Thursday, June 12, 2008

Doing what is right, rather than what is easy...

It is not a sin to learn from mistakes and move forward.

It seems that many consider it a weakness to admit a mistake. Rather than use new information and do a course correction, some leaders double-down and refuse to even consider a change in direction. There is a perception that to be a strong leader you must never be wrong. I've seen this tendency in many recent leaders. Perhaps you know a few. Remember the story about the emperor who wore no clothes? <>.

Sticking to your guns regardless, rather than being a strength, is sometimes a sign of weakness.

It is important to have a balance between when to make a stand and when to change positions. Sticking to either extreme is flawed -- it takes good judgement to "know when to hold them and know when to fold them". This is true in cards, it is true in stock trading, and it is true in life in general.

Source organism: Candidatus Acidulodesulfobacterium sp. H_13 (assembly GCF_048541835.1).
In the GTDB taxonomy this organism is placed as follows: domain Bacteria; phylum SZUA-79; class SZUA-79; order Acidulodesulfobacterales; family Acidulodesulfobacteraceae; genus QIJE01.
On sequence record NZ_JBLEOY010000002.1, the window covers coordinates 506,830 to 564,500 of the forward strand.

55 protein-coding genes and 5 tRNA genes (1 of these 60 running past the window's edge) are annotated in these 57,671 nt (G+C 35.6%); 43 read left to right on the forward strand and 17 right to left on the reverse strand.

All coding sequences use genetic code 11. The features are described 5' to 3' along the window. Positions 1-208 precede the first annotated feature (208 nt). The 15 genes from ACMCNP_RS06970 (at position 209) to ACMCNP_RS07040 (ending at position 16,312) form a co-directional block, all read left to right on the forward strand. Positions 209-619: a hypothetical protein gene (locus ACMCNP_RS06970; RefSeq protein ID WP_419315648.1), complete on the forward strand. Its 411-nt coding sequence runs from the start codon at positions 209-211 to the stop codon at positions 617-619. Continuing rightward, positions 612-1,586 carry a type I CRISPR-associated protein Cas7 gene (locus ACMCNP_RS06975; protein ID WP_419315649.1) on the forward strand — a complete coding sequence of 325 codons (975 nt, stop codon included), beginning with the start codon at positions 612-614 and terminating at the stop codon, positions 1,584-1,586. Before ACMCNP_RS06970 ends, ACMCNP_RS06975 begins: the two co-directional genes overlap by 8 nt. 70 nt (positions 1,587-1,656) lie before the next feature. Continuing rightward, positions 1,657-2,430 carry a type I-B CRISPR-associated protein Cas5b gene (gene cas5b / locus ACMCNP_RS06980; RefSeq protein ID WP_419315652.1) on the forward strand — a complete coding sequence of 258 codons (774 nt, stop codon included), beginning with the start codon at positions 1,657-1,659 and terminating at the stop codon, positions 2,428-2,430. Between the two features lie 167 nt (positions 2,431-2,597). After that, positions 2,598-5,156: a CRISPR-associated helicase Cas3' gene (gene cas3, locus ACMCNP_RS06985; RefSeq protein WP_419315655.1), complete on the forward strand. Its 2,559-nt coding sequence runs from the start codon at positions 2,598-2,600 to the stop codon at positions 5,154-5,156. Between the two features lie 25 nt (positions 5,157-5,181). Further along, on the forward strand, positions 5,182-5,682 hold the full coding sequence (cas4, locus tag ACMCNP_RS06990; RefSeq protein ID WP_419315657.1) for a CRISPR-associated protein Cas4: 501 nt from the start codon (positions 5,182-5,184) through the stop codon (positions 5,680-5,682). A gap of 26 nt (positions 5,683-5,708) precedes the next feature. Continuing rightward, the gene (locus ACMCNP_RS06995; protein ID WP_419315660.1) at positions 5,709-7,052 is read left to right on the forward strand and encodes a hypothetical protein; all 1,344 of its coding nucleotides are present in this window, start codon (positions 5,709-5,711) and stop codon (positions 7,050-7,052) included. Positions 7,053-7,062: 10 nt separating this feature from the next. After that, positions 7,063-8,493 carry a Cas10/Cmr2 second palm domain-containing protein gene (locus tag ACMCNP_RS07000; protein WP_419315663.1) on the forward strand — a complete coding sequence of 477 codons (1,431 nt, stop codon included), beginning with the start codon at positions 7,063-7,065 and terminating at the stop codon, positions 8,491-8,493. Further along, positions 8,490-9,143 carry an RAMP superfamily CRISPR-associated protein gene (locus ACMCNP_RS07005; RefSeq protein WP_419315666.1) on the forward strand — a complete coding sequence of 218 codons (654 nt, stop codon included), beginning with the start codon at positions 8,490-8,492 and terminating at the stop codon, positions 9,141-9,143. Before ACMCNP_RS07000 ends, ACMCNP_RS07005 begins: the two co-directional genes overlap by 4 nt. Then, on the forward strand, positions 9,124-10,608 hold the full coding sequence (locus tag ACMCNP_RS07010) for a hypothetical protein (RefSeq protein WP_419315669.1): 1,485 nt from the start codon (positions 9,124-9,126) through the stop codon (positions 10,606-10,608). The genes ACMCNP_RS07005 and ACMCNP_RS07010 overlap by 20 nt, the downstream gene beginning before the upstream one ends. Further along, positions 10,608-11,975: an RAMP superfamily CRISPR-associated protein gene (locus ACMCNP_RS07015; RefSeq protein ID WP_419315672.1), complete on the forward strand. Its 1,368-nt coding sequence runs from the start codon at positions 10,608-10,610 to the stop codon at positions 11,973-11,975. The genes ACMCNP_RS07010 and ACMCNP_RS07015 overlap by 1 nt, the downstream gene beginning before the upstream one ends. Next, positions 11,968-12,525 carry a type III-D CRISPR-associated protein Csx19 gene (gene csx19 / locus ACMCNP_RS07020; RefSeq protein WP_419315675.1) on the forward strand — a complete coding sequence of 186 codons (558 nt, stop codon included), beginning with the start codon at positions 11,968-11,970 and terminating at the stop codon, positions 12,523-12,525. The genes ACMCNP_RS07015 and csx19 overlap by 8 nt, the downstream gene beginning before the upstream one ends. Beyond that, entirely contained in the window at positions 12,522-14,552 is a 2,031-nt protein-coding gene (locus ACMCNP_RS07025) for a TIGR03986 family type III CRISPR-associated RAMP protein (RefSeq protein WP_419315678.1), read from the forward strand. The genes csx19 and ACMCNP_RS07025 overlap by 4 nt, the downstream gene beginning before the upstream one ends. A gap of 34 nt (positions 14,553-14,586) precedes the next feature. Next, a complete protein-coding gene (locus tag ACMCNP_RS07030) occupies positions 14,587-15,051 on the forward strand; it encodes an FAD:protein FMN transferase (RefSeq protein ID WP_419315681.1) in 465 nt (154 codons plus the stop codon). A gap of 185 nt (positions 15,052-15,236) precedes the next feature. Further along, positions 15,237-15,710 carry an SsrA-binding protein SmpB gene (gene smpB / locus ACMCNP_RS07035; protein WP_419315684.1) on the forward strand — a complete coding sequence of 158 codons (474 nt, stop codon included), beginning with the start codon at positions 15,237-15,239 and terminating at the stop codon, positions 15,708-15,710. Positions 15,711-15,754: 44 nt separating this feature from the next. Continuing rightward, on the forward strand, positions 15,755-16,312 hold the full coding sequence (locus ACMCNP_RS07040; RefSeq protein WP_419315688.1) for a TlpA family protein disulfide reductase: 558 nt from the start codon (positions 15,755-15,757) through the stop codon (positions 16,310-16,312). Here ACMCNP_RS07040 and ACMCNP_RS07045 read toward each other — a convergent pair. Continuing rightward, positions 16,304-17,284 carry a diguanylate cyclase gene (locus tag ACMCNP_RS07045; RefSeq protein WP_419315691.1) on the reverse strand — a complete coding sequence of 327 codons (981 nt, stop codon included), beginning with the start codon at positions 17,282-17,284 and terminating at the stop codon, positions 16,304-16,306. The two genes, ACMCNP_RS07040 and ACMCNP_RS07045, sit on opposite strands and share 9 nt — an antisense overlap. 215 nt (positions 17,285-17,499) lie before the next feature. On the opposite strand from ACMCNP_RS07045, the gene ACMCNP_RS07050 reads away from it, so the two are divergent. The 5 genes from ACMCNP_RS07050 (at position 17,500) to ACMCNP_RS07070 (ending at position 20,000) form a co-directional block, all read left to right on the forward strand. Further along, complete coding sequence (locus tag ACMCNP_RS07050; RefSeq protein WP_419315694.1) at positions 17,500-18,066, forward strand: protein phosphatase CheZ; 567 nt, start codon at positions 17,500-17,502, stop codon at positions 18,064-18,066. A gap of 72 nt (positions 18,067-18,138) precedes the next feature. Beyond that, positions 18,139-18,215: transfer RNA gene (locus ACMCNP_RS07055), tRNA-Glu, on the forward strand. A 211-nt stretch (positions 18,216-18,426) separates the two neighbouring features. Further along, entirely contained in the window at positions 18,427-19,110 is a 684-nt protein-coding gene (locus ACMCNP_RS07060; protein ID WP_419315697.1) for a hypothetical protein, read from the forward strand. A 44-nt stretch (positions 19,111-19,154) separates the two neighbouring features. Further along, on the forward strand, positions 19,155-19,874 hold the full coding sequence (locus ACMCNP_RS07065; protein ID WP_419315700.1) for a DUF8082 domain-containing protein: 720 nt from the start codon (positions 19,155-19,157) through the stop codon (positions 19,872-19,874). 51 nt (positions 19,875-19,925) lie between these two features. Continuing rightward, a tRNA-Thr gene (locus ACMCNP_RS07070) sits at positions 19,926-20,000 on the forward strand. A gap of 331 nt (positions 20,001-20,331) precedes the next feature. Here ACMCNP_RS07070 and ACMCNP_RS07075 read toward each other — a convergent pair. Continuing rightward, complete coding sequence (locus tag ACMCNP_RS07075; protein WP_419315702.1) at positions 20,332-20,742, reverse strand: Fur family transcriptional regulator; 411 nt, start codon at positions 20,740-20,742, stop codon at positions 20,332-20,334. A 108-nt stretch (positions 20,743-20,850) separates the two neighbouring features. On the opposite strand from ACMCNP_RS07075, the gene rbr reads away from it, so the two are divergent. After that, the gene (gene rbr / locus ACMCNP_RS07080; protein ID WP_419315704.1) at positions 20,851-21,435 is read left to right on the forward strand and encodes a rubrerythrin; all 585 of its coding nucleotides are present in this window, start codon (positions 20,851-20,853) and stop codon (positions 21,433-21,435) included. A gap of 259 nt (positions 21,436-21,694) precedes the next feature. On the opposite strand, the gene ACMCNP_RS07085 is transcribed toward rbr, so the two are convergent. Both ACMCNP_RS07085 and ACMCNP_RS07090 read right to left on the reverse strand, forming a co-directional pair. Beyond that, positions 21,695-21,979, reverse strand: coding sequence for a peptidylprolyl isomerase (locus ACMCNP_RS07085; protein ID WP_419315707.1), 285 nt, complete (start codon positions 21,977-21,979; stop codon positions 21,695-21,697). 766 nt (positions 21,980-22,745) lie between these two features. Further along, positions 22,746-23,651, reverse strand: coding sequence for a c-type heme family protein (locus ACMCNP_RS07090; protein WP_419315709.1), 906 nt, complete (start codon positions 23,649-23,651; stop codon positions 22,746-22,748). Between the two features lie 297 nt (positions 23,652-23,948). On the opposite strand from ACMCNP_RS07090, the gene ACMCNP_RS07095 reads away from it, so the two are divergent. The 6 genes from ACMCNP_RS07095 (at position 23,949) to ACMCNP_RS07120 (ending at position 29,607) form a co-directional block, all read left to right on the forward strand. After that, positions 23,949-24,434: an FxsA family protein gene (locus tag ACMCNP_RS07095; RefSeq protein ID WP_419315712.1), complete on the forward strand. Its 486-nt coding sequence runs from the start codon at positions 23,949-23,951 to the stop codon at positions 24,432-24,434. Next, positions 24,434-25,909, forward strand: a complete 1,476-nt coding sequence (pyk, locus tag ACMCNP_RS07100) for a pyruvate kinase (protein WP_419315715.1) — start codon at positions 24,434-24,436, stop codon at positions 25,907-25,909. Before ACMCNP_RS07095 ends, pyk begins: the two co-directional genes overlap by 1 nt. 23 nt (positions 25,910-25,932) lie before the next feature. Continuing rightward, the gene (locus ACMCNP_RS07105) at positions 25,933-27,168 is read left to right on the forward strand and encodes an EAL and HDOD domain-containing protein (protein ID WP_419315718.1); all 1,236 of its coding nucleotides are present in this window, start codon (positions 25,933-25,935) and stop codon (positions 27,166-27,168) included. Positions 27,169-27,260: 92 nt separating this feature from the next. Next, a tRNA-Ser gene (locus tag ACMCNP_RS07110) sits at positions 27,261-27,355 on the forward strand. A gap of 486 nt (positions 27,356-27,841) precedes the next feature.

Two recent news stories demonstrate the importance and honor of learning and changing your position, even though it may surprise former allies and pit you against strong opposing forces. Sometimes you just need to do what is right rather than what is easy.

In the first case, Scott McClellan, a former White House press secretary under President George W Bush, discovered that he was mislead by the Bush administration to perpetuate lies. He documents this in the recently published book "What Happened: Inside the Bush White House and Washington's Culture of Deception." When he learned more, he changed his position from supporting the current administration as a strong loyalist to speaking out against these wrongs.

Please read the book and various news articles to learn more, in particular the New York Times article at: